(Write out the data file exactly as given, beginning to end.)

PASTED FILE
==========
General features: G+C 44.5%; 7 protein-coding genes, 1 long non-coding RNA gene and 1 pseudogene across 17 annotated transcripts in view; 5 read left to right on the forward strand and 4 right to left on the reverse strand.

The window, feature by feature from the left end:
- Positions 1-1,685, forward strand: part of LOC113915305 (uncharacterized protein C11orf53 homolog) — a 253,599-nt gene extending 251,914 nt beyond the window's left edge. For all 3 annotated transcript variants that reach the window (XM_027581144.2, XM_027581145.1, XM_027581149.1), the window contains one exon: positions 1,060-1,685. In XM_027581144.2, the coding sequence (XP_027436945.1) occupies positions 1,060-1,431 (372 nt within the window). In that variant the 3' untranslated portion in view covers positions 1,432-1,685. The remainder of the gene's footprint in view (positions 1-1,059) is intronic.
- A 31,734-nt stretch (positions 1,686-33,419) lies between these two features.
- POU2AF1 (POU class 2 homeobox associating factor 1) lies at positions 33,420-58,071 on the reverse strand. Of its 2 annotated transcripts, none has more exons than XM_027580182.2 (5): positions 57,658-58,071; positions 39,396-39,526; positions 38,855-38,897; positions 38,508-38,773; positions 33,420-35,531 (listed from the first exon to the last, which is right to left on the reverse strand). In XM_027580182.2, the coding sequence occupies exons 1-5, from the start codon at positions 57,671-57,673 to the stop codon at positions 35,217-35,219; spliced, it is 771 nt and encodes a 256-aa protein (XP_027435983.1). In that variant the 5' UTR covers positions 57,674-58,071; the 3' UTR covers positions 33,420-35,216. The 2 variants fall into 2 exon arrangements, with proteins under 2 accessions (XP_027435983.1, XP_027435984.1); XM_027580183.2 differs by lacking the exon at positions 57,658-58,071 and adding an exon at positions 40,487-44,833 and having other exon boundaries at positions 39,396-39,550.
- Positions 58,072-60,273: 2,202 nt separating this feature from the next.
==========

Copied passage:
General features: G+C 44.5%; 7 protein-coding genes, 1 long non-coding RNA gene and 1 pseudogene across 17 annotated transcripts in view; 5 read left to right on the forward strand and 4 right to left on the reverse strand.

The window, feature by feature from the left end:
- Positions 1-1,685, forward strand: part of LOC113915305 (uncharacterized protein C11orf53 homolog) — a 253,599-nt gene extending 251,914 nt beyond the window's left edge. For all 3 annotated transcript variants that reach the window (XM_027581144.2, XM_027581145.1, XM_027581149.1), the window contains one exon: positions 1,060-1,685. In XM_027581144.2, the coding sequence (XP_027436945.1) occupies positions 1,060-1,431 (372 nt within the window). In that variant the 3' untranslated portion in view covers positions 1,432-1,685. The remainder of the gene's footprint in view (positions 1-1,059) is intronic.
- A 31,734-nt stretch (positions 1,686-33,419) lies between these two features.
- POU2AF1 (POU class 2 homeobox associating factor 1) lies at positions 33,420-58,071 on the reverse strand. Of its 2 annotated transcripts, none has more exons than XM_027580182.2 (5): positions 57,658-58,071; positions 39,396-39,526; positions 38,855-38,897; positions 38,508-38,773; positions 33,420-35,531 (listed from the first exon to the last, which is right to left on the reverse strand). In XM_027580182.2, the coding sequence occupies exons 1-5, from the start codon at positions 57,671-57,673 to the stop codon at positions 35,217-35,219; spliced, it is 771 nt and encodes a 256-aa protein (XP_027435983.1). In that variant the 5' UTR covers positions 57,674-58,071; the 3' UTR covers positions 33,420-35,216. The 2 variants fall into 2 exon arrangements, with proteins under 2 accessions (XP_027435983.1, XP_027435984.1); XM_027580183.2 differs by lacking the exon at positions 57,658-58,071 and adding an exon at positions 40,487-44,833 and having other exon boundaries at positions 39,396-39,550.
- Positions 58,072-60,273: 2,202 nt separating this feature from the next.